If anything, I'm learning the whole local/green quest takes more effort (or so it seems from the outside) but it's a lot more exciting, engaging, and tangible than scanning my items at the self-checkout at Kroger. (Please don't hear me say I think Kroger is run by the devil. It's not and self-check out is great, but it doesn't hurt to ask how much distance it may be creating between the sources of our food and, in a social sense, the people that sell our food to us.)
Anyway, I haven't completely turned over that organic leaf, but it's being rustled. I like to think that maybe it's made its way onto its side.
Thursday, May 13, 2010
Yesterday we learned that for the second year in a row, our readers have voted us Knoxville's best local blog.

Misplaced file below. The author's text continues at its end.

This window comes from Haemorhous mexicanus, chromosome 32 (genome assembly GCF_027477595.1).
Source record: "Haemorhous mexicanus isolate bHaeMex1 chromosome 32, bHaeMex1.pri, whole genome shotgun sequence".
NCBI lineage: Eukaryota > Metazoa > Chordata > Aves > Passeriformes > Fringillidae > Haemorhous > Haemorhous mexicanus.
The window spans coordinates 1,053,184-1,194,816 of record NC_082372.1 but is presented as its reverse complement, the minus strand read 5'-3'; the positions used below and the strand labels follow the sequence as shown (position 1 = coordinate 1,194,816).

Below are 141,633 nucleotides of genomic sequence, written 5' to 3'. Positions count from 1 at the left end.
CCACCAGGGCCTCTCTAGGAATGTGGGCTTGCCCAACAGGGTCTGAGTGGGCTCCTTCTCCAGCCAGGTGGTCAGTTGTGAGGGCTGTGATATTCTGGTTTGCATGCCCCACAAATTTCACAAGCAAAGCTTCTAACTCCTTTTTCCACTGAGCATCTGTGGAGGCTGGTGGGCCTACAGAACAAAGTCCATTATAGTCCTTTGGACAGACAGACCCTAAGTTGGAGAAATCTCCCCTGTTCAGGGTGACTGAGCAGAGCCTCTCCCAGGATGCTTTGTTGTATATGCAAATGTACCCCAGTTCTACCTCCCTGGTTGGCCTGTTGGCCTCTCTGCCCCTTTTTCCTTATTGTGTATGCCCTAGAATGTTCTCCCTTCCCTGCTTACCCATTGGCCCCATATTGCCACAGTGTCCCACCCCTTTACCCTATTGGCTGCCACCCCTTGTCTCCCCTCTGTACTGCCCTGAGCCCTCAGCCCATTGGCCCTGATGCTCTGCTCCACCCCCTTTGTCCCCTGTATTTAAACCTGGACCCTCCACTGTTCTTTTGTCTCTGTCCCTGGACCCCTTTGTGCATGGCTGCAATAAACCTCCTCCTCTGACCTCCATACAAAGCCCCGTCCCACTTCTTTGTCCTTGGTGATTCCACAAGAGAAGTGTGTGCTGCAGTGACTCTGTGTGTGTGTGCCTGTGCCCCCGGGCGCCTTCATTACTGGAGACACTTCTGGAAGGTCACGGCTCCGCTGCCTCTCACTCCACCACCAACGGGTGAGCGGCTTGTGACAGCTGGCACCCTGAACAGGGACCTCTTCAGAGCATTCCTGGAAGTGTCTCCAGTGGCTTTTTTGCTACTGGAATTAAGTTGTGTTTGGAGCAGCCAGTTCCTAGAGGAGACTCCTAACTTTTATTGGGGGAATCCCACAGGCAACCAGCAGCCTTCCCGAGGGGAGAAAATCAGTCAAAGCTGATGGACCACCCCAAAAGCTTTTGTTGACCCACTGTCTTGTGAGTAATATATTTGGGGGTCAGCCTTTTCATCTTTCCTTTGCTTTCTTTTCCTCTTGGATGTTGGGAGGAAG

Thank you, sincerely, from all 9 of us. This little recognition means quite a lot to us. What began as a joke between a few friends has, over a few years, turned into something that actually makes us proud. Knoxville inspires us, and we all want to do it justice. Our little blog is growing up, and we are happy to know that a lot of you out there enjoy our ramblings and our musings.
We are working every day to make this place even better. Hopefully we've got a lot of good and fun things in store. You may have noticed that 8 became 9 when Wild Bill joined us a few weeks back. We're always on the lookout for new-to-us spots and old favorites to cover; and I am going to go out on a limb and say that 2010 is shaping up to be our year. So please keep reading and commenting; your thoughts, accolades, and even disdain are what keep this place going.